One in four people over the age of 70 suffers from gait disturbance, that leads to falls. About 30% of persons over age 65 living at home fall at least once per year; among nursing home residents, the corresponding figure is about 50%. That’s according to a report from Ludwig-Maximilians Universität München and Germany’s Integrated Research and Treatment Centers.
To prevent falls, specific treatment should be given. In the current issue of Deutsches Ärzteblatt International, Dr. Klaus Jahn and colleagues describe methods of differential diagnosis and therapy (Dtsch Arztebl Int 107: 306-16). Increasingly avoidant behavior further lessens the patient’s confidence in his or her own balancing ability; thus, the symptoms worsen in a downward spiral, the study warns.
Gait disturbance is defined as unsteadiness during walking that is worse than the normal slowing of old age. It often has multiple causes; in elderly patients, fear is often a precipitating or aggravating factor. A vicious circle often arises in which fear of falling leads to avoidance of movement, and in turn to reduced fitness, lower confidence in one's own balance, increased fear, and increased danger of a fall. Depression and a markedly impaired quality of life can result.
Reduced mobility markedly impairs quality of life, and the associated falls increase morbidity and mortality, say the authors.
In order for the treatment to be as effective as possible, the type of gait disturbance and its causes must be precisely analyzed. In their article, Jahn et al. present effective diagnostic methods. For example, the observation of parameters such as step length, speed, body posture, and variability while the patient walks a given distance, once with eyes open and once with eyes closed, enables classification of the type of gait disturbance.
Gait disturbances in the elderly are often of multifactorial origin. The relevant pathogenetic factors include sensory deficits (visual, vestibular, somatosensory), neurodegenerative processes (cortical, extrapyramidal motor, cerebellar), toxic factors (medications, alcohol), and anxiety (primary or concerning falls).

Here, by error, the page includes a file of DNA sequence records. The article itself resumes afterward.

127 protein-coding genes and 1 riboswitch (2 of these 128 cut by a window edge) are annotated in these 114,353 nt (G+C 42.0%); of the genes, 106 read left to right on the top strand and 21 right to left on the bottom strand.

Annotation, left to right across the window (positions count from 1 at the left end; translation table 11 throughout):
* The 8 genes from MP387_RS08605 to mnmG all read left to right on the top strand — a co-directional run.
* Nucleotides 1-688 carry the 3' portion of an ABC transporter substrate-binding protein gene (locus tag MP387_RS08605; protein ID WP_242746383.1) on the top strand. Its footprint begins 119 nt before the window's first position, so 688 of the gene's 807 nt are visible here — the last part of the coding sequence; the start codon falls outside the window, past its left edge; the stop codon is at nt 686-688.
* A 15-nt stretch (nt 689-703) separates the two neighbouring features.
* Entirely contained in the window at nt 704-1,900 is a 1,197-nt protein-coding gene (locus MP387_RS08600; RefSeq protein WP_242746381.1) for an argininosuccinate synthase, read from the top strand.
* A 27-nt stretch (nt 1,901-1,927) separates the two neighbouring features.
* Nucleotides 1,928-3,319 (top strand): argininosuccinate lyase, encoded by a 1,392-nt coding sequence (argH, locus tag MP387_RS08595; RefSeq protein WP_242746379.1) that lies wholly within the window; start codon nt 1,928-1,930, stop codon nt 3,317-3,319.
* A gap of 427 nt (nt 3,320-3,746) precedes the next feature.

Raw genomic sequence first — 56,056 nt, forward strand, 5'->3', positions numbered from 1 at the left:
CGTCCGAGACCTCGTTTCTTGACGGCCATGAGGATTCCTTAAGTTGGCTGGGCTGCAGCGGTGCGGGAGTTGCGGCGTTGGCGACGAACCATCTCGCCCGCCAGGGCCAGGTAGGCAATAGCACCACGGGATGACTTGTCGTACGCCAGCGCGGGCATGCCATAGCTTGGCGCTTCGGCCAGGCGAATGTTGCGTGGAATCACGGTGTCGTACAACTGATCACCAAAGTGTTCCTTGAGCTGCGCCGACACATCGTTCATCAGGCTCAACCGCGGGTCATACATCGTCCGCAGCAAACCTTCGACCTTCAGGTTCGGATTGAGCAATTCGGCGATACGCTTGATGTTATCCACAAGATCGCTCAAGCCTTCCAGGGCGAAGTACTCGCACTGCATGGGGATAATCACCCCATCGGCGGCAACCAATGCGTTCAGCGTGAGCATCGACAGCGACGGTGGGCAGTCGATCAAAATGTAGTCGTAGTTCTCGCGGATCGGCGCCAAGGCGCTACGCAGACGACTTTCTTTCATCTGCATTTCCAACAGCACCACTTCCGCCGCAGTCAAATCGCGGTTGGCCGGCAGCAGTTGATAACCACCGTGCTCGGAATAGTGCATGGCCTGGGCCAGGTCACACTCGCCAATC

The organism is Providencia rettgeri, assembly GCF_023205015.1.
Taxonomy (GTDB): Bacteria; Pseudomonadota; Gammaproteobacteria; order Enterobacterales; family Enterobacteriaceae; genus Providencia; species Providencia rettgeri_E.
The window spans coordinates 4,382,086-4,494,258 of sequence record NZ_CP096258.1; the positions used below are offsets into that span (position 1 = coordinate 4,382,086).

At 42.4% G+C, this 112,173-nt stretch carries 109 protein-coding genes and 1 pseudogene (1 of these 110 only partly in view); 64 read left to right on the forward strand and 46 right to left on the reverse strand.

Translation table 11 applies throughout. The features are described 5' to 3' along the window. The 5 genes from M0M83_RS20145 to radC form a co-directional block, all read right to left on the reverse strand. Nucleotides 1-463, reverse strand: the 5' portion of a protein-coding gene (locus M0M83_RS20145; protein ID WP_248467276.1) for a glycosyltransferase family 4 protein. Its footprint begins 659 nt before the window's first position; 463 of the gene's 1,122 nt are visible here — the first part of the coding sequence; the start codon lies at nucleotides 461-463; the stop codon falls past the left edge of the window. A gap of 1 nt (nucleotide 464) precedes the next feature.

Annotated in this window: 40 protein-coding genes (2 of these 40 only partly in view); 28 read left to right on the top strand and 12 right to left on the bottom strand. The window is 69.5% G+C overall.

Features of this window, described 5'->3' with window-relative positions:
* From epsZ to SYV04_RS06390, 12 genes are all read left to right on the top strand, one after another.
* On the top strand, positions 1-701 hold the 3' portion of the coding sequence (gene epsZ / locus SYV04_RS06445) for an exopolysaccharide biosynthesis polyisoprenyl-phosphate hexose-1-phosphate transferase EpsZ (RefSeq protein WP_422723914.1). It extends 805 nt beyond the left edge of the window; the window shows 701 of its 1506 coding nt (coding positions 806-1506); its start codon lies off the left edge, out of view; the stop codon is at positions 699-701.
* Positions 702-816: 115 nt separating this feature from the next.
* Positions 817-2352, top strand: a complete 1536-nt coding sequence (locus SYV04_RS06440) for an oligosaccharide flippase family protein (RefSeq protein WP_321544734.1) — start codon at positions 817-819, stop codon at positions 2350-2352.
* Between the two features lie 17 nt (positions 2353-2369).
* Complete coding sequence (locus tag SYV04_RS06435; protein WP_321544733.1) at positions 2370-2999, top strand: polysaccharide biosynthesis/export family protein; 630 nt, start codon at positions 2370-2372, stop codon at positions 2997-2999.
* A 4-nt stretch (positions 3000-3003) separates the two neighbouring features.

A clinically oriented classification of gait disorders is proposed, which, on the basis of the characterization of gait and the accompanying clinical findings, enables identification of the etiological factors and points the way to rational therapy. Current research topics in the study of gait disturbances are also discussed, including quantitative gait analysis, interactions between locomotion and cognition (dual tasking), and functional imaging approaches.
The study concludes that the evaluation of elderly patients whose chief complaint is a gait disturbance should be directed toward the identification of specific deficits. This is the prerequisite for rational therapy, even when the problem is of multifactorial origin. The preservation of mobility is important in itself, and also because the ability to walk is closely correlated with cognitive performance.
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Contacts and sources:
Neurologische Klinik und Poliklinik der Ludwig-Maximilians-Universität München und Integriertes Forschungs- und Behandlungszentrum für Schwindel, Gleichgewichts- und Okulomotorikstörungen (IFBLMU): PD Dr. med. Jahn, Dr. med. Zwergal, Dr. med. Schniepp